The southern part of the NWT is benefitting from diamond mining.
Three mines are in operation. The sector created more than 26,000
person-years of employment between 1996 and 2006, and half of
those jobs went to Indigenous people, McLeod said. During the
same period, diamond mines spent more than $13 billion on
northern businesses, including $5.6 billion on businesses
owned by Indigenous people.
Reconciliation with Indigenous people shows up in many aspects of the federal political agenda. So why is it falling so short on economic reconciliation? Indeed, it seems the federal government’s approach to reconciliation is about giving with one hand and taking from the other.
Bob McLeod, the Metis premier of the Northwest Territories, re-enforced the point last week, joining a growing chorus of Indigenous leaders complaining the federal government is undermining their ability to make a living by going too far on environmental protection based on rigid models designed by the green lobby.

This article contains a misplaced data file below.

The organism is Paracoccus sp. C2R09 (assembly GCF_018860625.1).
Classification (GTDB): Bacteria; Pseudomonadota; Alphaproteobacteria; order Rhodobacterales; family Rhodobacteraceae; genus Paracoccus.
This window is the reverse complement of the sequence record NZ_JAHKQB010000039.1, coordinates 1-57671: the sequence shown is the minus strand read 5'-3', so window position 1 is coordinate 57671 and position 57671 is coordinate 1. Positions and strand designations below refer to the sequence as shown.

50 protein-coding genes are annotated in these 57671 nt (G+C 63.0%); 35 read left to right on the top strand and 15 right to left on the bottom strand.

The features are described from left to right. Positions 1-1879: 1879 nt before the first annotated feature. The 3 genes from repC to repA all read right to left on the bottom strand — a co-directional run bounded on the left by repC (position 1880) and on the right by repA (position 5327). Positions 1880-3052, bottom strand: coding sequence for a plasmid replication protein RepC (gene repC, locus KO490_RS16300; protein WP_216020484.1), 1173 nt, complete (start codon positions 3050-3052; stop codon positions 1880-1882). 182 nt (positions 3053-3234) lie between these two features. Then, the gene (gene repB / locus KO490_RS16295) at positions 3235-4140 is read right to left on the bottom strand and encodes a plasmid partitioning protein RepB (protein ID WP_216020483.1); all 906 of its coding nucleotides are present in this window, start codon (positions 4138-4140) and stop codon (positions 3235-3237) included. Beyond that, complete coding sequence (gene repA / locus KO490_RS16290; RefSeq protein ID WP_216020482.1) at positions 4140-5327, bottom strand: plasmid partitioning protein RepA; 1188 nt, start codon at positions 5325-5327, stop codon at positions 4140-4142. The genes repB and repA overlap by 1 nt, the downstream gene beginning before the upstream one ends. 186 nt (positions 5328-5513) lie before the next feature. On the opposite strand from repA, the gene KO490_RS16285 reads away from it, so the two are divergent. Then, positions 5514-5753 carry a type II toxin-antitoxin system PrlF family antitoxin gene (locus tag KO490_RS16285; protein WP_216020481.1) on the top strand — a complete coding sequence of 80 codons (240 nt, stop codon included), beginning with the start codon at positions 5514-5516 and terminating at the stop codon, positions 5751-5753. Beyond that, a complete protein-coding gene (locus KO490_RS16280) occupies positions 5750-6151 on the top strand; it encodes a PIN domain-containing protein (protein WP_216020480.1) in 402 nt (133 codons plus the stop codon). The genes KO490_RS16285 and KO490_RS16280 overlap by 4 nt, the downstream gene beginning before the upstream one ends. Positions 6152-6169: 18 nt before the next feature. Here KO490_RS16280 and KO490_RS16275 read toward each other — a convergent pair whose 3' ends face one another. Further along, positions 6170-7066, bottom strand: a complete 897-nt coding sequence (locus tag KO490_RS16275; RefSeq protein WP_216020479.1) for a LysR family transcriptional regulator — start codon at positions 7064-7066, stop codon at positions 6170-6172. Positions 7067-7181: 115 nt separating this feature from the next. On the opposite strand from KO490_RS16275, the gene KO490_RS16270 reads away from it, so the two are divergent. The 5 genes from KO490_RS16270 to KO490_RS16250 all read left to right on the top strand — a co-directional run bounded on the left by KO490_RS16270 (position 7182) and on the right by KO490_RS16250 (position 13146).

“Full reconciliation can’t just be about political and legal authority, it also has to be about economic power,” McLeod said in a speech to the Vancouver Board of Trade. “It is one thing to have the right to make decisions for yourselves, but if you have to depend on another government to fund their implementation, you have only achieved partial self-determination.”
McLeod was outraged by Prime Minister Justin Trudeau’s imposition without consultation of a ban on drilling in the Arctic in late 2016, alongside then United States President Barack Obama. Trudeau also announced a ban on oil tankers on Canada’s northern West Coast and made it more difficult for liquefied natural gas and pipelines to go ahead.
All were big wins for the green lobby. The measures put the brakes on development in big parts of northern Canada, where many Indigenous people live and where resource extraction is pretty much the only game in town.